» Student Handout
Devising Your Political Strategy
Note to Students: You will be creating a persuasive strategy aimed at a particular target group (see below) to either support or oppose President Bush's Social Security proposal. As a political strategist, your goal is to convince the people in your target group that they should favor the policy-maker's proposal for change. As you develop your strategy, be sure to consider ethics. [See definitions below from dictionary.reference.com]
- A set of principles of right conduct
- A theory or a system of moral values: "An ethic of service is at war with a craving for gain" (Gregg Easterbrook)
- Study of the general nature of morals and of the specific moral choices to be made by a person; moral philosophy
- The rules or standards governing the conduct of a person or the members of a profession: medical ethics
Think about the following ethical considerations as you launch your political strategy campaign to inform and convince your target audience:
- Should you disclose all information to all segments of society, even if constituencies have different needs and priorities?
- Is omitting information acceptable, as long as you do not lie outright?
- Is an explicit appeal to different ethnic groups, religions, or interest groups acceptable even if the appeal might divide the groups from each other?
- Should you try, at all costs, to convince people of your proposal's validity? In other words, do the ends justify the means?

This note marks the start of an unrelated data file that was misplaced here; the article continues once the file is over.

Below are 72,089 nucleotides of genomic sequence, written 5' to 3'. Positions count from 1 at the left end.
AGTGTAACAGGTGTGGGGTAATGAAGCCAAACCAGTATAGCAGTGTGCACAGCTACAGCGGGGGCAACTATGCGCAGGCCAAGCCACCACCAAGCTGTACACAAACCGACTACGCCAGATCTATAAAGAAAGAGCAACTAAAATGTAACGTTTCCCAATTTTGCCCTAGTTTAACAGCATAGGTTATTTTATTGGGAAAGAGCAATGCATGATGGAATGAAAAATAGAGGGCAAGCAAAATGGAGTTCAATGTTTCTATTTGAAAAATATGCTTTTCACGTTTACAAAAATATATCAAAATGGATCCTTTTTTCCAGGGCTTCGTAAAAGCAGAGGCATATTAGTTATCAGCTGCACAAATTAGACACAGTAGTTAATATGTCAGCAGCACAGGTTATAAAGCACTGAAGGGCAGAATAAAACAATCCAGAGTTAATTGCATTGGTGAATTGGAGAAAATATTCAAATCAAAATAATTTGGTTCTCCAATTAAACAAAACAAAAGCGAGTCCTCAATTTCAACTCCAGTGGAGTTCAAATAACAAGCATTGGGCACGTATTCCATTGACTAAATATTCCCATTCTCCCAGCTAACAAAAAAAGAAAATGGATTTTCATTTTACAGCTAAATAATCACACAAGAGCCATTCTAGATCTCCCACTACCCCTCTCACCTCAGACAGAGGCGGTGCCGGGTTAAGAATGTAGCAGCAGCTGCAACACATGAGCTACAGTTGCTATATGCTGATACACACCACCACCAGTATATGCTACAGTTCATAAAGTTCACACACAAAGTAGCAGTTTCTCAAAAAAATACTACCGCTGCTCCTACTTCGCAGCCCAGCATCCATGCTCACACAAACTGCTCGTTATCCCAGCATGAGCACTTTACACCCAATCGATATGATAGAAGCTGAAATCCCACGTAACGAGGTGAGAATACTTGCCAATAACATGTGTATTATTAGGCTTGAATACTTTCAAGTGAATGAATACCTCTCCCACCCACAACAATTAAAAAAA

- Using the information you learned as you explored the Web sites and completed the handout "Understanding Different Views of Social Security Reform," create a presentation for the group you have been assigned. Remember, you are a political strategist whose goal is to convince your target group that your proposal is good for them. You are not making policy.
- Working with your group, create a cartoon, write a radio advertisement, make a video, write a political speech, or even come up with another idea -- as long as you are compellingly persuasive. Make your presentation to your class.
- As your classmates are doing their presentations, take notes below, writing down which facts they include and whether or not you think they are convincing.
- After the presentations are over, write a paragraph answering the "Ethical Considerations" questions below the chart.
|The Intended Audience
||The Strategy and the Supporting Facts|
|Americans age 50 and older|| |
|Americans aged 25-49|| |
Did any group omit information that you consider crucial?
Did the omission distort what you perceive as the accuracy of the presentation?
Is the omission ethical or not ethical?